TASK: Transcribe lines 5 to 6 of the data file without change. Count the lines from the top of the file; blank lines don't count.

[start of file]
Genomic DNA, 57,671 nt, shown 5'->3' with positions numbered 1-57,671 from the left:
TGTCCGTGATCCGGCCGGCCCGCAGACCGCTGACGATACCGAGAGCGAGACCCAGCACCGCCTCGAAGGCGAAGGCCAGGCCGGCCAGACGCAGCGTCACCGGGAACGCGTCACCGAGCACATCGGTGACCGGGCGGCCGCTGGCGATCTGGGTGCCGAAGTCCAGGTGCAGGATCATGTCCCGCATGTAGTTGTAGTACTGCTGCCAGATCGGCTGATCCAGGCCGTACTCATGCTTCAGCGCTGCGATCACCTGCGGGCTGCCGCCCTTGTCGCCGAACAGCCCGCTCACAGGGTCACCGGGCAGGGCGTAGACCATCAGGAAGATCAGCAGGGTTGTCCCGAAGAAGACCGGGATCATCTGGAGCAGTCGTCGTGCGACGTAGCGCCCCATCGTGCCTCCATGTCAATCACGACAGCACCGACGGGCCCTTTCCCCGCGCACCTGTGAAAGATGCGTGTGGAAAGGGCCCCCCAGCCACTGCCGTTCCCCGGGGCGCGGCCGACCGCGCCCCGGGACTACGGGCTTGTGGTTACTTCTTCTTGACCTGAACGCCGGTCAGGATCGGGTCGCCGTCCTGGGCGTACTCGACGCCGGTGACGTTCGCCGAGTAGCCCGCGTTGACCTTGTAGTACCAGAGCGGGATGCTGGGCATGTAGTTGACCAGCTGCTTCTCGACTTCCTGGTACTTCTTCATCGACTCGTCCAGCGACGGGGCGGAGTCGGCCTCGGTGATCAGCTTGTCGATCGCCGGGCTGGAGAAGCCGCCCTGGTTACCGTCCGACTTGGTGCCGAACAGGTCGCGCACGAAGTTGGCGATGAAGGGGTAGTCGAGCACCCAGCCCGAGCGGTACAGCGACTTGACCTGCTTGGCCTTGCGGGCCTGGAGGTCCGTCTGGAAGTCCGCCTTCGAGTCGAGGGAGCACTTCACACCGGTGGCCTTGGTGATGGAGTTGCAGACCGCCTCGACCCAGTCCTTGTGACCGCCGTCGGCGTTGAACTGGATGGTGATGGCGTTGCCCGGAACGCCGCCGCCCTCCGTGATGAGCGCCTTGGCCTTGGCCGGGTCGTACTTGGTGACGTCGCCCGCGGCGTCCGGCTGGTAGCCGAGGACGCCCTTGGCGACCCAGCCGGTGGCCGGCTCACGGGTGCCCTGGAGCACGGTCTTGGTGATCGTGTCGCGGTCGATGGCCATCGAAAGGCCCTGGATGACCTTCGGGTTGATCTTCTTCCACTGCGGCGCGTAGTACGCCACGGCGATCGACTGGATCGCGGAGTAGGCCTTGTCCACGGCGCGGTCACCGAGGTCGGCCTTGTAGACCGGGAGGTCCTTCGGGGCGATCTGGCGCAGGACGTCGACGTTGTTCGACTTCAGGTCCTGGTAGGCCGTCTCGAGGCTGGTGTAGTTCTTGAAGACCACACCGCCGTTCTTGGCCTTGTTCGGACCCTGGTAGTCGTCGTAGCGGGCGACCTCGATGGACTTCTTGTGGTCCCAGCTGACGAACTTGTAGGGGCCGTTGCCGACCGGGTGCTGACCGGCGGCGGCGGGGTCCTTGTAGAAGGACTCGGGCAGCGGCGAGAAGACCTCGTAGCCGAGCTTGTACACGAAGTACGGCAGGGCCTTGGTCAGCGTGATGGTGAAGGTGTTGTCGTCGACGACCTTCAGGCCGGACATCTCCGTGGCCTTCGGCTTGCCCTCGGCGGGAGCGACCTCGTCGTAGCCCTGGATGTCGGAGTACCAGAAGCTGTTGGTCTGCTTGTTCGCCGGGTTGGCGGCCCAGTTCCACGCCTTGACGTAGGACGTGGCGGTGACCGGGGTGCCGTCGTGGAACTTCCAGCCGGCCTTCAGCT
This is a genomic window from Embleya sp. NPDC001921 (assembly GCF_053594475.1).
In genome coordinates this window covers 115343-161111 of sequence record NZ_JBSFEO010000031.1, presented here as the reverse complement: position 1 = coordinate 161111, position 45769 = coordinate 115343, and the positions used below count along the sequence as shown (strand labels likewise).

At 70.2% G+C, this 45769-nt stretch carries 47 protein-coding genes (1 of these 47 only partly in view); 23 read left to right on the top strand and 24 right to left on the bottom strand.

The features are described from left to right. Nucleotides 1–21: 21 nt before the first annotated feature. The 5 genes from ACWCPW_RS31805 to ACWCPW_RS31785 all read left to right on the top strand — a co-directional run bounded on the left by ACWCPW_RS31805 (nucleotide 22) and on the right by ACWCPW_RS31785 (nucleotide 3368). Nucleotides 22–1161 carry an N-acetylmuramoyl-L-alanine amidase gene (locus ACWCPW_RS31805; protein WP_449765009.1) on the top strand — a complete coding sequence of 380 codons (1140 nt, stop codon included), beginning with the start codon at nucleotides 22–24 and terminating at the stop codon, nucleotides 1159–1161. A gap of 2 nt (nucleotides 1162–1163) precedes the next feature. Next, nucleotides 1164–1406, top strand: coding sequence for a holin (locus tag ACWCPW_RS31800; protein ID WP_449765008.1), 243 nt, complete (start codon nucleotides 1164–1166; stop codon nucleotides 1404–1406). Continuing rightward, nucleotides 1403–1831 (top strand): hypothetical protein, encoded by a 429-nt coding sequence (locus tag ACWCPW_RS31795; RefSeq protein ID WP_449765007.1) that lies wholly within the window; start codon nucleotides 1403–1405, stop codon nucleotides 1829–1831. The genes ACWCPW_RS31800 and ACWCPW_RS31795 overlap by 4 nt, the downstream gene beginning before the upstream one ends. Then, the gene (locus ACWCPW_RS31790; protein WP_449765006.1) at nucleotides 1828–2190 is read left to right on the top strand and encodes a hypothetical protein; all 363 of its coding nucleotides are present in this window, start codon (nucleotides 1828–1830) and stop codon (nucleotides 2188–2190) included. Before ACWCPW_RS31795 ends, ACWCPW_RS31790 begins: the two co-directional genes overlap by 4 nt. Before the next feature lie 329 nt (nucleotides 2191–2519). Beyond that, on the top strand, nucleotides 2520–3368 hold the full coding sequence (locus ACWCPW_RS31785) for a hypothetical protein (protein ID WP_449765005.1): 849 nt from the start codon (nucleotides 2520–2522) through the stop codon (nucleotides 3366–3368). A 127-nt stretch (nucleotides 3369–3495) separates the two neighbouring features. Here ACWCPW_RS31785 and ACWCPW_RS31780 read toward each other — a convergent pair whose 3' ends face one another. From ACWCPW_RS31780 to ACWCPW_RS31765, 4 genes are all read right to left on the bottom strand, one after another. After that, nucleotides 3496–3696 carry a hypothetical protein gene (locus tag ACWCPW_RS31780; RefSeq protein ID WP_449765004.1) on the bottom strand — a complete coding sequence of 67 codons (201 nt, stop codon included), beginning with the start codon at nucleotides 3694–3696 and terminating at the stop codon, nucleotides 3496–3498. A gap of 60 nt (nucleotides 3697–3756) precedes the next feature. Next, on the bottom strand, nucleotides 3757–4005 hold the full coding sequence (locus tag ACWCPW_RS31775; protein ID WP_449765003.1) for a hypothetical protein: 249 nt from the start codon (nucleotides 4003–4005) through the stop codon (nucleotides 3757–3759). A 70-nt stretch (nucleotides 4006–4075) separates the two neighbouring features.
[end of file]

At 70.2% G+C, this 45769-nt stretch carries 47 protein-coding genes (1 of these 47 only partly in view); 23 read left to right on the top strand and 24 right to left on the bottom strand.

The features are described from left to right. Nucleotides 1–21: 21 nt before the first annotated feature. The 5 genes from ACWCPW_RS31805 to ACWCPW_RS31785 all read left to right on the top strand — a co-directional run bounded on the left by ACWCPW_RS31805 (nucleotide 22) and on the right by ACWCPW_RS31785 (nucleotide 3368). Nucleotides 22–1161 carry an N-acetylmuramoyl-L-alanine amidase gene (locus ACWCPW_RS31805; protein WP_449765009.1) on the top strand — a complete coding sequence of 380 codons (1140 nt, stop codon included), beginning with the start codon at nucleotides 22–24 and terminating at the stop codon, nucleotides 1159–1161. A gap of 2 nt (nucleotides 1162–1163) precedes the next feature. Next, nucleotides 1164–1406, top strand: coding sequence for a holin (locus tag ACWCPW_RS31800; protein ID WP_449765008.1), 243 nt, complete (start codon nucleotides 1164–1166; stop codon nucleotides 1404–1406). Continuing rightward, nucleotides 1403–1831 (top strand): hypothetical protein, encoded by a 429-nt coding sequence (locus tag ACWCPW_RS31795; RefSeq protein ID WP_449765007.1) that lies wholly within the window; start codon nucleotides 1403–1405, stop codon nucleotides 1829–1831. The genes ACWCPW_RS31800 and ACWCPW_RS31795 overlap by 4 nt, the downstream gene beginning before the upstream one ends. Then, the gene (locus ACWCPW_RS31790; protein WP_449765006.1) at nucleotides 1828–2190 is read left to right on the top strand and encodes a hypothetical protein; all 363 of its coding nucleotides are present in this window, start codon (nucleotides 1828–1830) and stop codon (nucleotides 2188–2190) included. Before ACWCPW_RS31795 ends, ACWCPW_RS31790 begins: the two co-directional genes overlap by 4 nt. Before the next feature lie 329 nt (nucleotides 2191–2519). Beyond that, on the top strand, nucleotides 2520–3368 hold the full coding sequence (locus ACWCPW_RS31785) for a hypothetical protein (protein ID WP_449765005.1): 849 nt from the start codon (nucleotides 2520–2522) through the stop codon (nucleotides 3366–3368). A 127-nt stretch (nucleotides 3369–3495) separates the two neighbouring features. Here ACWCPW_RS31785 and ACWCPW_RS31780 read toward each other — a convergent pair whose 3' ends face one another. From ACWCPW_RS31780 to ACWCPW_RS31765, 4 genes are all read right to left on the bottom strand, one after another. After that, nucleotides 3496–3696 carry a hypothetical protein gene (locus tag ACWCPW_RS31780; RefSeq protein ID WP_449765004.1) on the bottom strand — a complete coding sequence of 67 codons (201 nt, stop codon included), beginning with the start codon at nucleotides 3694–3696 and terminating at the stop codon, nucleotides 3496–3498. A gap of 60 nt (nucleotides 3697–3756) precedes the next feature. Next, on the bottom strand, nucleotides 3757–4005 hold the full coding sequence (locus tag ACWCPW_RS31775; protein ID WP_449765003.1) for a hypothetical protein: 249 nt from the start codon (nucleotides 4003–4005) through the stop codon (nucleotides 3757–3759). A 70-nt stretch (nucleotides 4006–4075) separates the two neighbouring features.